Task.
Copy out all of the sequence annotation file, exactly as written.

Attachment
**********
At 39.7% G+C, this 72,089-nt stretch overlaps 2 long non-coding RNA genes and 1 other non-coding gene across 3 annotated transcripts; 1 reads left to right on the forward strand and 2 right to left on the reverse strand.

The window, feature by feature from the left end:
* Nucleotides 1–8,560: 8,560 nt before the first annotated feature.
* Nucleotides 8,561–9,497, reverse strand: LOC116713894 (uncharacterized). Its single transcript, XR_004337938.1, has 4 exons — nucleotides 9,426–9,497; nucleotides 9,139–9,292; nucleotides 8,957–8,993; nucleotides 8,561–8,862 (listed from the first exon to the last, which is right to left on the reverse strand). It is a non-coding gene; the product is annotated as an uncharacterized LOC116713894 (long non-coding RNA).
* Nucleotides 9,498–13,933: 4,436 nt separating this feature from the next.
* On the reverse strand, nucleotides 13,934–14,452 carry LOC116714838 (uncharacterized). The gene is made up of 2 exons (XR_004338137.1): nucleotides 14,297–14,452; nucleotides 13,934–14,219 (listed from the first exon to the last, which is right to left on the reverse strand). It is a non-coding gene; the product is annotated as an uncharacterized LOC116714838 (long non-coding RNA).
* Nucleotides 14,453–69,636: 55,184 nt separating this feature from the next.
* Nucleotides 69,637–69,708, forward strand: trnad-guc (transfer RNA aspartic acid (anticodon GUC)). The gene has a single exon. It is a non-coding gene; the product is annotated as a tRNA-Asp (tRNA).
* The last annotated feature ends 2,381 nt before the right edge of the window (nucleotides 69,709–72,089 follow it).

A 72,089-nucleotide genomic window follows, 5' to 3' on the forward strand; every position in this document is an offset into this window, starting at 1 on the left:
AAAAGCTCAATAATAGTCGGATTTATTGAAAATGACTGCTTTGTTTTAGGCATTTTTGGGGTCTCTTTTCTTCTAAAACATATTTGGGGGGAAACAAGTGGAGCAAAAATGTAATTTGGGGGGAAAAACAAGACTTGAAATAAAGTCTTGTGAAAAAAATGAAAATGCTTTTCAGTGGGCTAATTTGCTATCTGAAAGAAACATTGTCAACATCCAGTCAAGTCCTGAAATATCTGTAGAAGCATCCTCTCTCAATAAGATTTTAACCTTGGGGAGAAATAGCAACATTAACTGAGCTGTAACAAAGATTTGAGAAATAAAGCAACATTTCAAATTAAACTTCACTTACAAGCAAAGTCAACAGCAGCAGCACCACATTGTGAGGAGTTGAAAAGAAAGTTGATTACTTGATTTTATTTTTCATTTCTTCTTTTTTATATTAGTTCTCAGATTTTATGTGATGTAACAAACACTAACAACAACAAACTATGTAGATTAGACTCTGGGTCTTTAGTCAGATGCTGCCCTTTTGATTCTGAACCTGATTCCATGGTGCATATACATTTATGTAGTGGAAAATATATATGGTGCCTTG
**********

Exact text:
At 39.7% G+C, this 72,089-nt stretch overlaps 2 long non-coding RNA genes and 1 other non-coding gene across 3 annotated transcripts; 1 reads left to right on the forward strand and 2 right to left on the reverse strand.

The window, feature by feature from the left end:
* Nucleotides 1–8,560: 8,560 nt before the first annotated feature.
* Nucleotides 8,561–9,497, reverse strand: LOC116713894 (uncharacterized). Its single transcript, XR_004337938.1, has 4 exons — nucleotides 9,426–9,497; nucleotides 9,139–9,292; nucleotides 8,957–8,993; nucleotides 8,561–8,862 (listed from the first exon to the last, which is right to left on the reverse strand). It is a non-coding gene; the product is annotated as an uncharacterized LOC116713894 (long non-coding RNA).
* Nucleotides 9,498–13,933: 4,436 nt separating this feature from the next.
* On the reverse strand, nucleotides 13,934–14,452 carry LOC116714838 (uncharacterized). The gene is made up of 2 exons (XR_004338137.1): nucleotides 14,297–14,452; nucleotides 13,934–14,219 (listed from the first exon to the last, which is right to left on the reverse strand). It is a non-coding gene; the product is annotated as an uncharacterized LOC116714838 (long non-coding RNA).
* Nucleotides 14,453–69,636: 55,184 nt separating this feature from the next.
* Nucleotides 69,637–69,708, forward strand: trnad-guc (transfer RNA aspartic acid (anticodon GUC)). The gene has a single exon. It is a non-coding gene; the product is annotated as a tRNA-Asp (tRNA).
* The last annotated feature ends 2,381 nt before the right edge of the window (nucleotides 69,709–72,089 follow it).

A 72,089-nucleotide genomic window follows, 5' to 3' on the forward strand; every position in this document is an offset into this window, starting at 1 on the left:
AAAAGCTCAATAATAGTCGGATTTATTGAAAATGACTGCTTTGTTTTAGGCATTTTTGGGGTCTCTTTTCTTCTAAAACATATTTGGGGGGAAACAAGTGGAGCAAAAATGTAATTTGGGGGGAAAAACAAGACTTGAAATAAAGTCTTGTGAAAAAAATGAAAATGCTTTTCAGTGGGCTAATTTGCTATCTGAAAGAAACATTGTCAACATCCAGTCAAGTCCTGAAATATCTGTAGAAGCATCCTCTCTCAATAAGATTTTAACCTTGGGGAGAAATAGCAACATTAACTGAGCTGTAACAAAGATTTGAGAAATAAAGCAACATTTCAAATTAAACTTCACTTACAAGCAAAGTCAACAGCAGCAGCACCACATTGTGAGGAGTTGAAAAGAAAGTTGATTACTTGATTTTATTTTTCATTTCTTCTTTTTTATATTAGTTCTCAGATTTTATGTGATGTAACAAACACTAACAACAACAAACTATGTAGATTAGACTCTGGGTCTTTAGTCAGATGCTGCCCTTTTGATTCTGAACCTGATTCCATGGTGCATATACATTTATGTAGTGGAAAATATATATGGTGCCTTG